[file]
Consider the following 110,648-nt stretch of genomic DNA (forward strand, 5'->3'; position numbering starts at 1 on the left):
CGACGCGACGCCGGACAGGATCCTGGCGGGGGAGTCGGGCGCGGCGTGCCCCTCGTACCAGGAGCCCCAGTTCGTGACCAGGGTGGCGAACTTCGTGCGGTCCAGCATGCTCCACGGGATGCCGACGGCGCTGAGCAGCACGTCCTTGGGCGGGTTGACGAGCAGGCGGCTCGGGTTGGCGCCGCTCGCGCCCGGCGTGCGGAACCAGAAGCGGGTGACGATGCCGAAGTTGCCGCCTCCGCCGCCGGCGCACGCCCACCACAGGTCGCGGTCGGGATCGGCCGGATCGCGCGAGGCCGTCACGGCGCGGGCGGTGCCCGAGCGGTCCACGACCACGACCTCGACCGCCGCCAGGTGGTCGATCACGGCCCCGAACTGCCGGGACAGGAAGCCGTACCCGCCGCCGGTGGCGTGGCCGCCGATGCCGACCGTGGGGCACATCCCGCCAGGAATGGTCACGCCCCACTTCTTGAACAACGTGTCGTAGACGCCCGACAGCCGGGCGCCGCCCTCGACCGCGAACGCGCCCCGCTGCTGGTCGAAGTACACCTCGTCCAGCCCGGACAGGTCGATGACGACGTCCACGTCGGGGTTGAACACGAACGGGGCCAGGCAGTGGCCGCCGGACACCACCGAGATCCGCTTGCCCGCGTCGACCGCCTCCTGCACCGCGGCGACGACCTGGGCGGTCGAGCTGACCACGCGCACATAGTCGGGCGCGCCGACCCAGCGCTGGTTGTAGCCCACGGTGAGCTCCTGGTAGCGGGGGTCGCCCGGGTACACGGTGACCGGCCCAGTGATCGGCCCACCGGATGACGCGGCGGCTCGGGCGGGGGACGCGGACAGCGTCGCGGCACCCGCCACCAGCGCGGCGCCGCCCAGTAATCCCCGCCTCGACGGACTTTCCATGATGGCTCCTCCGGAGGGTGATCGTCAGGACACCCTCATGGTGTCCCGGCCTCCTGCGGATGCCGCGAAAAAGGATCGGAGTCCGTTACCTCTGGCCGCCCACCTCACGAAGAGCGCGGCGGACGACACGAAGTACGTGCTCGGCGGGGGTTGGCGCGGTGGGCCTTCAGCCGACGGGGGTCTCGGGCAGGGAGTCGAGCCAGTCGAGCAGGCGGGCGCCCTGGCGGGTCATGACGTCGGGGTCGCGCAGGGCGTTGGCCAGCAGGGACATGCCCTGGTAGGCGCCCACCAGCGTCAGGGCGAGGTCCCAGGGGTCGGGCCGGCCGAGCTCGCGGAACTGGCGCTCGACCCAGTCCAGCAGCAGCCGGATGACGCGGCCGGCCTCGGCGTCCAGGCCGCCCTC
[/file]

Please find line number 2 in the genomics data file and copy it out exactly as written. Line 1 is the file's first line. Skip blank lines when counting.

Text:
CGACGCGACGCCGGACAGGATCCTGGCGGGGGAGTCGGGCGCGGCGTGCCCCTCGTACCAGGAGCCCCAGTTCGTGACCAGGGTGGCGAACTTCGTGCGGTCCAGCATGCTCCACGGGATGCCGACGGCGCTGAGCAGCACGTCCTTGGGCGGGTTGACGAGCAGGCGGCTCGGGTTGGCGCCGCTCGCGCCCGGCGTGCGGAACCAGAAGCGGGTGACGATGCCGAAGTTGCCGCCTCCGCCGCCGGCGCACGCCCACCACAGGTCGCGGTCGGGATCGGCCGGATCGCGCGAGGCCGTCACGGCGCGGGCGGTGCCCGAGCGGTCCACGACCACGACCTCGACCGCCGCCAGGTGGTCGATCACGGCCCCGAACTGCCGGGACAGGAAGCCGTACCCGCCGCCGGTGGCGTGGCCGCCGATGCCGACCGTGGGGCACATCCCGCCAGGAATGGTCACGCCCCACTTCTTGAACAACGTGTCGTAGACGCCCGACAGCCGGGCGCCGCCCTCGACCGCGAACGCGCCCCGCTGCTGGTCGAAGTACACCTCGTCCAGCCCGGACAGGTCGATGACGACGTCCACGTCGGGGTTGAACACGAACGGGGCCAGGCAGTGGCCGCCGGACACCACCGAGATCCGCTTGCCCGCGTCGACCGCCTCCTGCACCGCGGCGACGACCTGGGCGGTCGAGCTGACCACGCGCACATAGTCGGGCGCGCCGACCCAGCGCTGGTTGTAGCCCACGGTGAGCTCCTGGTAGCGGGGGTCGCCCGGGTACACGGTGACCGGCCCAGTGATCGGCCCACCGGATGACGCGGCGGCTCGGGCGGGGGACGCGGACAGCGTCGCGGCACCCGCCACCAGCGCGGCGCCGCCCAGTAATCCCCGCCTCGACGGACTTTCCATGATGGCTCCTCCGGAGGGTGATCGTCAGGACACCCTCATGGTGTCCCGGCCTCCTGCGGATGCCGCGAAAAAGGATCGGAGTCCGTTACCTCTGGCCGCCCACCTCACGAAGAGCGCGGCGGACGACACGAAGTACGTGCTCGGCGGGGGTTGGCGCGGTGGGCCTTCAGCCGACGGGGGTCTCGGGCAGGGAGTCGAGCCAGTCGAGCAGGCGGGCGCCCTGGCGGGTCATGACGTCGGGGTCGCGCAGGGCGTTGGCCAGCAGGGACATGCCCTGGTAGGCGCCCACCAGCGTCAGGGCGAGGTCCCAGGGGTCGGGCCGGCCGAGCTCGCGGAACTGGCGCTCGACCCAGTCCAGCAGCAGCCGGATGACGCGGCCGGCCTCGGCGTCCAGGCCGCCCTC